My husband and I have made plans with another couple to visit Paris in the spring of 2016. As I mentioned in a previous post, we’re trying to decide whether or not to get travel insurance, in light of the recent terrorist attacks. We still haven’t decided. But the bigger question would be whether or not to cancel the trip altogether. It’s not a question I’ve seriously entertained, as this has been on my bucket list for many years.
A friend just sent me an email with this excerpt from a Rick Steves Facebook post about visiting Paris post-terrorist attacks. It blessed me so much that I’m going to share it here:
“Hello there Rick Steves!
My name is Amber, my family and I are currently vacationing in Paris for a week with your Paris 2015 guidebook. We’ve seen all of the museums, monuments, and art we’ve wanted to see. We LOVE doing your ‘walks’ from your app! Paris is such a beautiful and historical city! We’ve loved every minute of it. I’m sure you get tons of these messages, but I wanted to thank you. Thank you not only for your awesome books but for the Facebook post on terrorists and traveling you posted a week ago.
We were scheduled to leave for Paris the Wednesday after the horrible tragedy that took place, and we suddenly found ourselves wondering if we should still go. Is it safe? What might happen to us? My heart was broken for the people of Paris, but we’re traveling with our two teenage daughters. Safety suddenly became a big concern and we had the hardest time making a decision.
Your post really touched me and helped me put things in perspective. My husband and I both agreed we would not let ourselves be ‘terrorized’ and we would go and have the amazing Europe trip we planned. And boy am I so glad we made that choice!
The city is like none other. And the French people have been so kind to us. Yesterday we toured the Eiffel Tower and watched the sun set from the top with both our girls. It was a moment we will never forget. It was so beautiful, I shed a few tears. I’m so glad we made the choice to come, and to be able to have these wonderful experiences together as a family.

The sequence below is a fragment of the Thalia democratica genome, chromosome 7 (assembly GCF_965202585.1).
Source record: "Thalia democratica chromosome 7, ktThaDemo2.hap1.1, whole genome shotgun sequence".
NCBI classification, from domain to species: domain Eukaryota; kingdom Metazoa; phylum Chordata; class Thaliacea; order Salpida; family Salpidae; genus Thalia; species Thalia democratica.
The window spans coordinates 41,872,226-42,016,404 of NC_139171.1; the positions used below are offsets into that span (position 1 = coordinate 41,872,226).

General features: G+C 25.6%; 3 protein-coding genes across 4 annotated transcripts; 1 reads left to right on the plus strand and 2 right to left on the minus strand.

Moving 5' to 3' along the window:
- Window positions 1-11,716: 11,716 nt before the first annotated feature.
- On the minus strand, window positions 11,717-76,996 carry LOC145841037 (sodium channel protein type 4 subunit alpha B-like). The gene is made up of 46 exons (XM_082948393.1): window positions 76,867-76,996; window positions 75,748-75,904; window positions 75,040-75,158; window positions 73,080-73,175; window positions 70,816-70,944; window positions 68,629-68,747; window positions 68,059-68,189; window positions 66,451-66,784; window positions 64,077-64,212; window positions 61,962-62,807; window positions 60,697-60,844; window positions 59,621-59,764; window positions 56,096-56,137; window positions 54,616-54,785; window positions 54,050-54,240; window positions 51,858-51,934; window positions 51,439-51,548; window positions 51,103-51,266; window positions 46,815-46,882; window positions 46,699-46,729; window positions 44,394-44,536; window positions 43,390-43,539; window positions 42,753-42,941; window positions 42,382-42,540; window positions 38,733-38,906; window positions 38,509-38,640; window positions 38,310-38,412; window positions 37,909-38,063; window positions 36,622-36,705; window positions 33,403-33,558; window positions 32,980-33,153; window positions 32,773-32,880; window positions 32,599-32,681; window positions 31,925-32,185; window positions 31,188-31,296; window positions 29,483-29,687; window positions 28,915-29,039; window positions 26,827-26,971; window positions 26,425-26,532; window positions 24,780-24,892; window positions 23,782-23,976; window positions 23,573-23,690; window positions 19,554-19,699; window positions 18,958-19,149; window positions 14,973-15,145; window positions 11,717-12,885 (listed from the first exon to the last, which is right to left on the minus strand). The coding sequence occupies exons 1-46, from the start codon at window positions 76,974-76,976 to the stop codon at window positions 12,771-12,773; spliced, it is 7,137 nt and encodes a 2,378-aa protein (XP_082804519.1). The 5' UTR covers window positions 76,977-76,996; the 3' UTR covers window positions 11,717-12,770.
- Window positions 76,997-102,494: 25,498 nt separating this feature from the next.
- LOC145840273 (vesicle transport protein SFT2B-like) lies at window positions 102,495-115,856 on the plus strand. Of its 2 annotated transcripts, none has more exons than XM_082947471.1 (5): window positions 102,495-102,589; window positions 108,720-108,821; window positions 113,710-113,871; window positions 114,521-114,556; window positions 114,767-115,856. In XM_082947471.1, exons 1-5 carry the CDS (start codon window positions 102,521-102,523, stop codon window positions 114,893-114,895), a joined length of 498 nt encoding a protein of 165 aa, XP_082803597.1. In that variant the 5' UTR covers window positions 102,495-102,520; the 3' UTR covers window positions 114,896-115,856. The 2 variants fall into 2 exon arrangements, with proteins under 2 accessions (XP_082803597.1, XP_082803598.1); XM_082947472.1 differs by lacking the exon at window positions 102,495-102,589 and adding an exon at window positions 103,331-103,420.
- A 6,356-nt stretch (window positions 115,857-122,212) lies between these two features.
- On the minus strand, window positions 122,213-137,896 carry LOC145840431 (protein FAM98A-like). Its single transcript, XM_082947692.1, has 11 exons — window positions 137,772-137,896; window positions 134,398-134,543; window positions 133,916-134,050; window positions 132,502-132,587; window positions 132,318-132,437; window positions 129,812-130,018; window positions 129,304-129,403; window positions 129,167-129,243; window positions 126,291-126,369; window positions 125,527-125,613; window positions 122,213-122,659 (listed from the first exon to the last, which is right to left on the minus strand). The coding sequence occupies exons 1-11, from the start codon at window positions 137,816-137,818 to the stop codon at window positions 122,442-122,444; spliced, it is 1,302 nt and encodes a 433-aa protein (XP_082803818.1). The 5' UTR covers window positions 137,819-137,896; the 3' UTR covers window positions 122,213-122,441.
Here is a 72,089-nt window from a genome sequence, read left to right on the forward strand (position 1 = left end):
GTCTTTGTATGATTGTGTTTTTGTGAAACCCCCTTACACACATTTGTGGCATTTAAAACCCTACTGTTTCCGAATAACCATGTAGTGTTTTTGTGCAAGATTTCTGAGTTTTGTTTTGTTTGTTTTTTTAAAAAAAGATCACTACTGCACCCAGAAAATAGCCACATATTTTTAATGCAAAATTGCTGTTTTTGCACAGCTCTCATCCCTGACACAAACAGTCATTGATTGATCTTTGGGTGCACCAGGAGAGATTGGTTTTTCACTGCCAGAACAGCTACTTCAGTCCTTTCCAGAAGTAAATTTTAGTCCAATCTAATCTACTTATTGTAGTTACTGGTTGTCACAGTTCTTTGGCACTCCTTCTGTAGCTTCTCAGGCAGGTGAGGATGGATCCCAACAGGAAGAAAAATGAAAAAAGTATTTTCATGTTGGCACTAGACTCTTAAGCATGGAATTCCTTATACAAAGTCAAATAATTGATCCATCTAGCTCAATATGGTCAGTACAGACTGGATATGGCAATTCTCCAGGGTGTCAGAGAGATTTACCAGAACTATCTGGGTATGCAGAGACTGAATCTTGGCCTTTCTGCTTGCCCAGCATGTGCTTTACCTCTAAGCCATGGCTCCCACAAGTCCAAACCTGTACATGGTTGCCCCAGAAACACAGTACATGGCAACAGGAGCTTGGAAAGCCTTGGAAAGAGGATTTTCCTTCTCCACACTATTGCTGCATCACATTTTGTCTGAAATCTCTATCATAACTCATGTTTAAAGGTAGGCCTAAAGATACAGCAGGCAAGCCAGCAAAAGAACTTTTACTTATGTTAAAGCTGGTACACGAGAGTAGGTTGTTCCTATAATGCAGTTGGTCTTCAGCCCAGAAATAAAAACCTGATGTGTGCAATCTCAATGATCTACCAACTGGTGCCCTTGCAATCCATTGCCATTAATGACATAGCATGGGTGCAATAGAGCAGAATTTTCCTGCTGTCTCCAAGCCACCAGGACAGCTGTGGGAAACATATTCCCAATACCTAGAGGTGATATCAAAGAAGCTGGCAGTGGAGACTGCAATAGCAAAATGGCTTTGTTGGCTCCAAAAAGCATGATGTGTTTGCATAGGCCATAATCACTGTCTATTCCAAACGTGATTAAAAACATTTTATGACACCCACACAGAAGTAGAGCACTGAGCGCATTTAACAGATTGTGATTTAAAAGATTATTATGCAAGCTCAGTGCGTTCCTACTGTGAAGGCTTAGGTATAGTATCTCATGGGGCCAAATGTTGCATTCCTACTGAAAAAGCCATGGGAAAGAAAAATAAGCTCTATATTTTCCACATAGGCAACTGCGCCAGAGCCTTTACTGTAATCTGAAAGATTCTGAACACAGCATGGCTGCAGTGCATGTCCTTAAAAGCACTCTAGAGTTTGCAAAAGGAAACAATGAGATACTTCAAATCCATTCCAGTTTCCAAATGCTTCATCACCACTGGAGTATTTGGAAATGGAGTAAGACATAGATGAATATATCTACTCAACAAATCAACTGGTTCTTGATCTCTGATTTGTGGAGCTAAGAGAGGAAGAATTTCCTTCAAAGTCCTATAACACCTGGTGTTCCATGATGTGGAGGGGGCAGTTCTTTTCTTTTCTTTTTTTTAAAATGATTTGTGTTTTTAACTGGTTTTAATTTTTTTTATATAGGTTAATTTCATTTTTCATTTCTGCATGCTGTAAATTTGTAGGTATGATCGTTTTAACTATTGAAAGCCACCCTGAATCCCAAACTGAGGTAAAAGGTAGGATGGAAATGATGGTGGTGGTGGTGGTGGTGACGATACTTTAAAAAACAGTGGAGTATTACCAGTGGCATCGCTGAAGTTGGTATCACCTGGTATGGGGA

As we made our way back to our flat, we boarded the metro, and started discussing dinner ideas. A nice French businessman was sitting next to my 12 year old and must have over heard her talking. He asked her, ‘Do you speak English?’ She said yes. He said, ‘Are you American? Did you come here from America?’ And she said yes again. Then he put his newspaper down and said to all of us, ‘Thank you for coming to visit Paris. Despite what happened. We are a strong city. I hope you have a wonderful stay.’
I was so moved! This city has witnessed such horrible evil, not too long ago. And they have not let it stop them from living their lives. I see it every day in the cafés, couples and families sitting together conversing, laughing, and most importantly… Living. It warms my heart. We will definitely always keep traveling. Au revior!
The Revis Family”
I spent some time this morning reading many responses to his recent blog post, “Travel to Paris After Attacks.” There’s lot of debate about statistics—people arguing over whether or not the Paris attacks were random, etc. What’s missing from all the comments—both on Steves’ blog and his Facebook page—is any talk of faith. As a Christian, faith should play a part in every decision I make. Faith doesn’t mean making uninformed or foolish decisions. But it does mean trusting God’s protection once you’ve made informed, wise decisions. So, whether or not we decide to purchase trip insurance, our peace of mind as we travel to Paris next spring won’t be based on statistics. It will come from a mindset of refusing to live in fear. By God’s grace.